Those planning a museum, hotel, and theater at the former concentration camp said they were unaware of the site’s history.
By World Israel News Staff
Plans to build a sausage museum at the site of the former Nazi Buchenwald concentration camp have apparently been nixed after causing outrage over “a lack of historical awareness.”
A group called Friends of the Thuringer Bratwurst had released plans to relocate the Bratwurst Museum from its current location in Holzhausen to Muehlhausen, where a theater and a hotel were also in the works, according to a JNS report by Jackson Richman published Friday.
Muehlhausen was the site of a couple of subcamps of Buchenwald where prisoners at these particular locations would manufacture aircraft parts.
Rikola-Gunnar Luettgenau of the Buchenwald memorial foundation said the plan showed a “lack of sensitivity” and a “lack of historical awareness,” according to JNS.
Uwe Keith, the head of the association behind the museum was quoted as telling the German Bild newspaper that “we definitely won’t build there.”
‘A shameful assault on memory’
The backlash over the earlier announcement had been widespread.
Simon Wiesenthal Center Associate Dean Rabbi Abraham Cooper told JNS: “This is a shameful assault on memory. Apparently, some in Germany remember too well how to forget their responsibilities to history.”
“This is in the poorest taste imaginable. In Washington, there is an old adage that politics is like making sausage – it’s ugly,” Sarah Stern, founder and president of the Endowment for Middle East Truth (EMET), told JNS. “However, there can be nothing uglier than taking hallowed ground that is dripping with Jewish blood and turning it into a museum of sausage-making.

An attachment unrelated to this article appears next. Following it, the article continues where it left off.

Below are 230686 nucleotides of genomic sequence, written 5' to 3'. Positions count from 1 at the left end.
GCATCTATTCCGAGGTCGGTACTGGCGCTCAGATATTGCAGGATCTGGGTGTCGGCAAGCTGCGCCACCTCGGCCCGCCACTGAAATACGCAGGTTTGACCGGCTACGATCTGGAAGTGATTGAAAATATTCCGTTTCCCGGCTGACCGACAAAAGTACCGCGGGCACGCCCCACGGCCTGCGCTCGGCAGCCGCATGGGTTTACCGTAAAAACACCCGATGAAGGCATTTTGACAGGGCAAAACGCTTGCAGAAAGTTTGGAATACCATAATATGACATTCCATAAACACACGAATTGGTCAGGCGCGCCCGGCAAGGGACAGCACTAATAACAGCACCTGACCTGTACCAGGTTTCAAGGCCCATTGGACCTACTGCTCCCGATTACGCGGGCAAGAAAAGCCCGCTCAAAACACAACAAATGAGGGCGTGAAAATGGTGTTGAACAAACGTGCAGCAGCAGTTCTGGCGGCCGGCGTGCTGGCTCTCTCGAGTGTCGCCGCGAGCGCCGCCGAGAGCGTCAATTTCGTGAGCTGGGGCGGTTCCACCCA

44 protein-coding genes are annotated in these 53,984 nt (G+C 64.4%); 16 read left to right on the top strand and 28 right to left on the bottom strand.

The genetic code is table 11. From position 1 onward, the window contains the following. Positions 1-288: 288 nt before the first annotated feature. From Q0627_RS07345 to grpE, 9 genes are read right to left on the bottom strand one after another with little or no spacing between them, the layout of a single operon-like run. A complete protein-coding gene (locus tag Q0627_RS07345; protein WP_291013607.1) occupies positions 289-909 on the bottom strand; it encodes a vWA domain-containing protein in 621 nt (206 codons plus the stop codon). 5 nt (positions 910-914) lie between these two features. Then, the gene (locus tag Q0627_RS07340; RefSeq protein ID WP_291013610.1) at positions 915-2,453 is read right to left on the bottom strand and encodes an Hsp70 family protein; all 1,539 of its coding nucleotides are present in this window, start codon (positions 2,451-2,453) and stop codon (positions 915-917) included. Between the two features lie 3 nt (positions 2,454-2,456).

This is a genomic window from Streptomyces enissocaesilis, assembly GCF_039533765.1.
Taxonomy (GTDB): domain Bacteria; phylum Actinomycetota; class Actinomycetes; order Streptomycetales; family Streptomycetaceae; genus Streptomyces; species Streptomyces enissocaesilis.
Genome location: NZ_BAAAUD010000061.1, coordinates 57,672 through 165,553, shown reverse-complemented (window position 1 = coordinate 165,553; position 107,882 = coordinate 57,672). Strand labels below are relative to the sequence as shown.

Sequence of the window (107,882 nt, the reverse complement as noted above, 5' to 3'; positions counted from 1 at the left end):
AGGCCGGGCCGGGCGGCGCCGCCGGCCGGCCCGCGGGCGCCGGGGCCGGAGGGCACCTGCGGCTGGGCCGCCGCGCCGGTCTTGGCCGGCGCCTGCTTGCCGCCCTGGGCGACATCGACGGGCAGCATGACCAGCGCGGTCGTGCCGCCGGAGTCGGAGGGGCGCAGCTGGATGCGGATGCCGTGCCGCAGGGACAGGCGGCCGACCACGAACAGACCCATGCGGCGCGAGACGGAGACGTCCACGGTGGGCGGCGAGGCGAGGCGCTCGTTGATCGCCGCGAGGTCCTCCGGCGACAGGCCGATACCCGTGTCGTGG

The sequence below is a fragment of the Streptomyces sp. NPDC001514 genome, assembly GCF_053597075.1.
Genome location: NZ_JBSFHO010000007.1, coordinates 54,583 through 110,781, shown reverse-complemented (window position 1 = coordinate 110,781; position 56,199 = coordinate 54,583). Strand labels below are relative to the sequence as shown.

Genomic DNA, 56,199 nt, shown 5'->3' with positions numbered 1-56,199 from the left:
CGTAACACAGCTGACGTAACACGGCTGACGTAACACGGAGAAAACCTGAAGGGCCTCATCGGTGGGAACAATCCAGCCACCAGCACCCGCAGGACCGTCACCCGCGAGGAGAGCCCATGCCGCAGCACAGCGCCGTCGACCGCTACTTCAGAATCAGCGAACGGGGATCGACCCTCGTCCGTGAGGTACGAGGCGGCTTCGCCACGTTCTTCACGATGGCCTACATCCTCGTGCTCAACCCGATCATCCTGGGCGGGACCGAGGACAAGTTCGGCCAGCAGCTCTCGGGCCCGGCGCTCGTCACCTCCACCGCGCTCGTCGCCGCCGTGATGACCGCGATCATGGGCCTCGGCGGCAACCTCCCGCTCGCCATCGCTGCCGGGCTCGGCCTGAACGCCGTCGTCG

“If they need to make a museum there, it should be of the atrocities that had occurred on that very soil,” she continued. “Without a memory of that, there are no lessons for civilization, and all of those Jewish souls would have perished in vain.”
National Council of Young Israel President Farley Weiss joined the opposition and told JNS that “we oppose the building of this sausage museum. The only museums that should be built at concentration camps should deal with what happened at those camps. This proposed museum is inappropriate, and the project should be relocated.”
Roz Rothstein, co-founder and CEO of StandWithUs and a daughter of Holocaust survivors, told JNS: “This move of a sausage museum to Buchenwald is an unthinkable, cruel action by people who lack sensitivity and respect for the pain and suffering and collective memory of the Jewish people. As studies show a disturbing lack of understanding about the Holocaust, it is crucial that sites such as Buchenwald be preserved, and used to educate and inspire future generations to say no to evil.”
‘A complete re-evaluation’
Amid the outcry, the local mayor held discussions with the region’s Jewish community in addition to the memorial foundation, JNS said.
German public broadcaster MDR reported that Friends of the Thuringer Bratwurst was unaware of the location’s past and said it was open to commemorate the history, according to JNS.
Keith is quoted by the DPA news agency as saying that the group will launch a “complete re-evaluation.”
Out of the almost quarter of a million prisoners, approximately 56,000 people were killed at Buchenwald between 1937 and 1945.
This is not the first time an attempt was made to turn a Nazi concentration camp into a site not reflective of its past, JNS noted, pointing to the example of Carmelite nuns taking over a building at Auschwitz in Poland in 1984 that stored the Zyklon B gas the Nazis used to kill Jews. Pope John Paul II, following pressure, ordered the nuns to leave.